Revisiting the evidence on trade policy preferences
Past literature has found evidence that labor market attributes affect individuals' trade policy preferences in a manner consistent with theories of international trade. This paper shows that, with the exception of education, the relationships between labor market attributes and trade policy preferences are not robust in US survey data. This suggests that either our proxies of labor market attributes are poor or our theories for what drives trade policy preferences need to be revisited.
If you experience problems downloading a file, check if you have the proper application to view it first. In case of further problems read the IDEAS help page. Note that these files are not on the IDEAS site. Please be patient as the files may be large.
As the access to this document is restricted, you may want to look for a different version under "Related research" (further below) or search for a different version of it.
References listed on IDEAS
Please report citation or reference errors to , or , if you are the registered author of the cited work, log in to your RePEc Author Service profile, click on "citations" and make appropriate adjustments.:
- Gordon H. Hanson & Kenneth F. Scheve & Matthew Slaughter, 2005.
"Public Finance and Individual Preferences over Globalization Strategies,"
NBER Working Papers
11028, National Bureau of Economic Research, Inc.
- Gordon H. Hanson & Kenneth Scheve & Matthew J. Slaughter, 2007. "Public Finance And Individual Preferences Over Globalization Strategies," Economics and Politics, Wiley Blackwell, vol. 19(1), pages 1-33, 03.
- Gordon H. Hanson & Kenneth F. Scheve & Matthew J. Slaughter, 2005. "Public Finance and Individual Preferences Over Globalization Strategies," Working Papers 524, Research Seminar in International Economics, University of Michigan.
- Baldwin, Robert E & Magee, Christopher S, 2000.
"Is Trade Policy for Sale? Congressional Voting on Recent Trade Bills,"
Springer, vol. 105(1-2), pages 79-101, October.
- Robert E. Baldwin & Christopher S. Magee, 1998. "Is Trade Policy for Sale? Congressional Voting on Recent Trade Bills," NBER Working Papers 6376, National Bureau of Economic Research, Inc.
- Beaulieu, Eugene, 2002. "The Stolper-Samuelson Theorem Faces Congress," Review of International Economics, Wiley Blackwell, vol. 10(2), pages 343-60, May.
- Scheve, Kenneth F. & Slaughter, Matthew J., 2001. "What determines individual trade-policy preferences?," Journal of International Economics, Elsevier, vol. 54(2), pages 267-292, August.
- Bruce Blonigen, 2008. "New Evidence on the Formation of Trade Policy Preferences," NBER Working Papers 14627, National Bureau of Economic Research, Inc.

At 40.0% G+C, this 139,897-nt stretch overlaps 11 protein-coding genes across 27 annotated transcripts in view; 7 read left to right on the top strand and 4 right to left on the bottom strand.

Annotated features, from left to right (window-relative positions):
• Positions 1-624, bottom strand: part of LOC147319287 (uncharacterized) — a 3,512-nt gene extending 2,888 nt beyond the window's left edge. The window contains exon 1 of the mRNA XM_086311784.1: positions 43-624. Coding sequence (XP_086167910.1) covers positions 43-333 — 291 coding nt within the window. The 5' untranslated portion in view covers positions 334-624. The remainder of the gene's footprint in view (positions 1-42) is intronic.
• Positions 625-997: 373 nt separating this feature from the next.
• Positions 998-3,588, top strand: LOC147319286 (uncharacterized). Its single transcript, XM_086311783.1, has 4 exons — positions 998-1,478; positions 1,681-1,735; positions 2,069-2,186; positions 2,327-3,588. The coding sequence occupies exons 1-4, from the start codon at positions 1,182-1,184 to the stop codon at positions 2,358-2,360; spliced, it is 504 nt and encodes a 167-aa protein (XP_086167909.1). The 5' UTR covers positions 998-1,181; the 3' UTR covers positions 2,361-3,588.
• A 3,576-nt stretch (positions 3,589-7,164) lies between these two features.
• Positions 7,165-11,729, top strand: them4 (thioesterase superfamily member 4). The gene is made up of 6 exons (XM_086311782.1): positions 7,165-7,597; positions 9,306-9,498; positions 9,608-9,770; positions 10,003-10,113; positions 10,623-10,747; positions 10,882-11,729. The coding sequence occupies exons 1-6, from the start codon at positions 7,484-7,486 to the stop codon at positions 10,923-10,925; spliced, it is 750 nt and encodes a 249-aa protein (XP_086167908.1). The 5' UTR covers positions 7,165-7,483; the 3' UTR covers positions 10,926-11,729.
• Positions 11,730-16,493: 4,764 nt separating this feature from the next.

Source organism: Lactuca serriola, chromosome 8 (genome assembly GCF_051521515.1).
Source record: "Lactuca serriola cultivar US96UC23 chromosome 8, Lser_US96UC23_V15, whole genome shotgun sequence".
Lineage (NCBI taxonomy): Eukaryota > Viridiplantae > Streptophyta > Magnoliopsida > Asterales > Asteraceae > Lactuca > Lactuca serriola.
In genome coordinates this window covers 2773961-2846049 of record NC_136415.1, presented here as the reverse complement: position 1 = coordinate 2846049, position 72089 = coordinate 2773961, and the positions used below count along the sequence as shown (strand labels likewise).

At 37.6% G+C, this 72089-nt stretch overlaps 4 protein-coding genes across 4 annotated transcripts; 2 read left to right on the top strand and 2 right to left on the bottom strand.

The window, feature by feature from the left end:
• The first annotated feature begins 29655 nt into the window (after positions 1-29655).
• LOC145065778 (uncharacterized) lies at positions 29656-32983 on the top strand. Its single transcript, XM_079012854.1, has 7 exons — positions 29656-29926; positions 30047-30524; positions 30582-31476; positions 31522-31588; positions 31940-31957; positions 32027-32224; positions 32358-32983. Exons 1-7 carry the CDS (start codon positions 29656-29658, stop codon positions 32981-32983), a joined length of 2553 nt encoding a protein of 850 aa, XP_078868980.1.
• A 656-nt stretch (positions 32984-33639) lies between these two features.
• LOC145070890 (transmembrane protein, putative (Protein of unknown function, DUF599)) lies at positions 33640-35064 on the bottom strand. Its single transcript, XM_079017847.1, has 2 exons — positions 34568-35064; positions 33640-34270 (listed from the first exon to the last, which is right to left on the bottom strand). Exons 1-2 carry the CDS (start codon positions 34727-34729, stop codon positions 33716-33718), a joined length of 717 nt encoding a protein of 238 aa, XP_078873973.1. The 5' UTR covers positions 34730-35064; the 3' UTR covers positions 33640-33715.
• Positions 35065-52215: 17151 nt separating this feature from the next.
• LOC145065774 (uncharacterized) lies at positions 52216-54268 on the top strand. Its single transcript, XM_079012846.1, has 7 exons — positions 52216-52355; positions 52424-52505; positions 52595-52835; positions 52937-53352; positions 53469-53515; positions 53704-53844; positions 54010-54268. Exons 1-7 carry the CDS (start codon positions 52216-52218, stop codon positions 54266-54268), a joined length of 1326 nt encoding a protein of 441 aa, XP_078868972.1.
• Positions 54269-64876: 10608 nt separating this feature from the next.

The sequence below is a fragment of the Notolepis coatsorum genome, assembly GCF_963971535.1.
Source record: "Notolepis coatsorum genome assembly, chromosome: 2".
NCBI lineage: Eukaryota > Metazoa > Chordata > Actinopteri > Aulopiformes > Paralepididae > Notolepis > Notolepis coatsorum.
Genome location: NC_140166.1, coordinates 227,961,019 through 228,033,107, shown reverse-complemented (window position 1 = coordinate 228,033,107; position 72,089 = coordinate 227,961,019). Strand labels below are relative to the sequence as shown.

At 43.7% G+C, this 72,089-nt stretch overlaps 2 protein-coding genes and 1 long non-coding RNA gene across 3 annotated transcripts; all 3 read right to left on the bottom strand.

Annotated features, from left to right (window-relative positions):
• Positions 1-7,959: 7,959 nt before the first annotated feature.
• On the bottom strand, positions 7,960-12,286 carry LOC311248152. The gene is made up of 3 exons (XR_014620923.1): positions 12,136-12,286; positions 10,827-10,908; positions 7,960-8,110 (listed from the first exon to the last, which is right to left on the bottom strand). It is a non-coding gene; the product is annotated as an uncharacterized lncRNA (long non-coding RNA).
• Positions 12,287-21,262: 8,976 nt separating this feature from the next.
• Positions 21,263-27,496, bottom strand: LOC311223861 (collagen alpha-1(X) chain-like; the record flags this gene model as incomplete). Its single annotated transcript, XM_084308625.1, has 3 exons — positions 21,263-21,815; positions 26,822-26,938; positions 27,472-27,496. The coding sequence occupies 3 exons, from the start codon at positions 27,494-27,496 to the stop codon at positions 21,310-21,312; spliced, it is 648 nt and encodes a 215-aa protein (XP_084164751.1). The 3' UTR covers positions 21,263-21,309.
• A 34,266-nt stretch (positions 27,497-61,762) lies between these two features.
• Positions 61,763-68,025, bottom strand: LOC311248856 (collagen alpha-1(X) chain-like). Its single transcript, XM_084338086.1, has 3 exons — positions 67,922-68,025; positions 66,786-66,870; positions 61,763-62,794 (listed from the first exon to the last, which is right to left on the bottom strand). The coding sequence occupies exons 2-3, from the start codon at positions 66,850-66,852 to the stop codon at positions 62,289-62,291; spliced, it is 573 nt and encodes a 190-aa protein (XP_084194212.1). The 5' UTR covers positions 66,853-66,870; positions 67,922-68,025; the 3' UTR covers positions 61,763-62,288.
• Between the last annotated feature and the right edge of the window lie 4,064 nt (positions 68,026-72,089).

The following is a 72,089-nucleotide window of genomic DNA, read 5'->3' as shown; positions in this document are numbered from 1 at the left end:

- Edward J. Balistreri, 1997. "The Performance of the Heckscher-Ohlin-Vanek Model in Predicting Endogenous Policy Forces at the Individual Level," Canadian Journal of Economics, Canadian Economics Association, vol. 30(1), pages 1-17, February.
- Rodrik, Dani, 1995. "Political economy of trade policy," Handbook of International Economics, in: G. M. Grossman & K. Rogoff (ed.), Handbook of International Economics, edition 1, volume 3, chapter 28, pages 1457-1494 Elsevier.
- William H. Kaempfer & Stephen V. Marks, 1993. "The Expected Effects of Trade Liberalisation: Evidence from US Congressional Action on Fast-Track Authority," The World Economy, Wiley Blackwell, vol. 16(6), pages 725-740, November.
When requesting a correction, please mention this item's handle: RePEc:eee:inecon:v:85:y:2011:i:1:p:129-135. See general information about how to correct material in RePEc.
For technical questions regarding this item, or to correct its authors, title, abstract, bibliographic or download information, contact: (Shamier, Wendy)
If you have authored this item and are not yet registered with RePEc, we encourage you to do it here. This allows to link your profile to this item. It also allows you to accept potential citations to this item that we are uncertain about.
If references are entirely missing, you can add them using this form.
If the full references list an item that is present in RePEc, but the system did not link to it, you can help with this form.
If you know of missing items citing this one, you can help us creating those links by adding the relevant references in the same way as above, for each refering item. If you are a registered author of this item, you may also want to check the "citations" tab in your profile, as there may be some citations waiting for confirmation.
Please note that corrections may take a couple of weeks to filter through the various RePEc services.